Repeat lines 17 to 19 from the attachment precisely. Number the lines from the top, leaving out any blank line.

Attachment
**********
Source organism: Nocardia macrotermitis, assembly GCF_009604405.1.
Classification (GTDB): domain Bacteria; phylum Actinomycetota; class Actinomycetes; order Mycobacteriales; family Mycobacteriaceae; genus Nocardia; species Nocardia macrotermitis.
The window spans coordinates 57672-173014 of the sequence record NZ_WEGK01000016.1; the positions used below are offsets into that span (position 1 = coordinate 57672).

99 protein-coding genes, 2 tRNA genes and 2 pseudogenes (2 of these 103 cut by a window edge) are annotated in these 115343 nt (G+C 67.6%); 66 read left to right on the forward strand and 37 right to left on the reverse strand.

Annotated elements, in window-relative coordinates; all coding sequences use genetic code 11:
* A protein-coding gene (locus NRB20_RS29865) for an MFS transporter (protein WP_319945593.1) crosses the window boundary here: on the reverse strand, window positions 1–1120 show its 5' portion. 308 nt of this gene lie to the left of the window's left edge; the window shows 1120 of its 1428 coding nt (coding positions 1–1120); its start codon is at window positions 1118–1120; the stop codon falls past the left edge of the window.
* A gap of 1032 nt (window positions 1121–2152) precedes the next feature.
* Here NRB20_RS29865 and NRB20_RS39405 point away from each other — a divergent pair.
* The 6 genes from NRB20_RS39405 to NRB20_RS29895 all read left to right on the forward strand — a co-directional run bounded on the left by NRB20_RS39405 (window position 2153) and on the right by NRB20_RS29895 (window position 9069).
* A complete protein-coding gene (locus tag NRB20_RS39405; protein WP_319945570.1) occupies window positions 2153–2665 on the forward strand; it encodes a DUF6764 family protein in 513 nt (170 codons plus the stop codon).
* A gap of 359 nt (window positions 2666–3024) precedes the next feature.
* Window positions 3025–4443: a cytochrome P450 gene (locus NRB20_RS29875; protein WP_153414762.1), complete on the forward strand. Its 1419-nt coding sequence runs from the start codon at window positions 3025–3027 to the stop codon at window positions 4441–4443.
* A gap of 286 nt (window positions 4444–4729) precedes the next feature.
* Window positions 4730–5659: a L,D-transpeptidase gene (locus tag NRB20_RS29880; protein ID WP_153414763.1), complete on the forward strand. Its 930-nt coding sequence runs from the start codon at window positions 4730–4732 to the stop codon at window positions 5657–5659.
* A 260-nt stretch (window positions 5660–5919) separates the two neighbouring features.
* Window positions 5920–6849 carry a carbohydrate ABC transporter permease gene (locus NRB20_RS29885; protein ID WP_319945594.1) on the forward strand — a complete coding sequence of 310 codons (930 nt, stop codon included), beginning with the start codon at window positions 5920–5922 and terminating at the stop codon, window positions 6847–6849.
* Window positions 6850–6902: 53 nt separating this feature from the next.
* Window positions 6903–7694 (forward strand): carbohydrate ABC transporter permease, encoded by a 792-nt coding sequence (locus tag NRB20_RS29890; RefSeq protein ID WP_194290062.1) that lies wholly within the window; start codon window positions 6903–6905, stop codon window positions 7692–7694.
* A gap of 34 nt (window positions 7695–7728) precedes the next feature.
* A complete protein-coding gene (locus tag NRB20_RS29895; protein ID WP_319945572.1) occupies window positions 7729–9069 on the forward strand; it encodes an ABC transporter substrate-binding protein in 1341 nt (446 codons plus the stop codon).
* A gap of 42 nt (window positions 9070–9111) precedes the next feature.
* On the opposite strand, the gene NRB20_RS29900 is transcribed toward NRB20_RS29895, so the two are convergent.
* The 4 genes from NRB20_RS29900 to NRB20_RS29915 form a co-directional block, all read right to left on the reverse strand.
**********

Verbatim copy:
* Window positions 6850–6902: 53 nt separating this feature from the next.
* Window positions 6903–7694 (forward strand): carbohydrate ABC transporter permease, encoded by a 792-nt coding sequence (locus tag NRB20_RS29890; RefSeq protein ID WP_194290062.1) that lies wholly within the window; start codon window positions 6903–6905, stop codon window positions 7692–7694.
* A gap of 34 nt (window positions 7695–7728) precedes the next feature.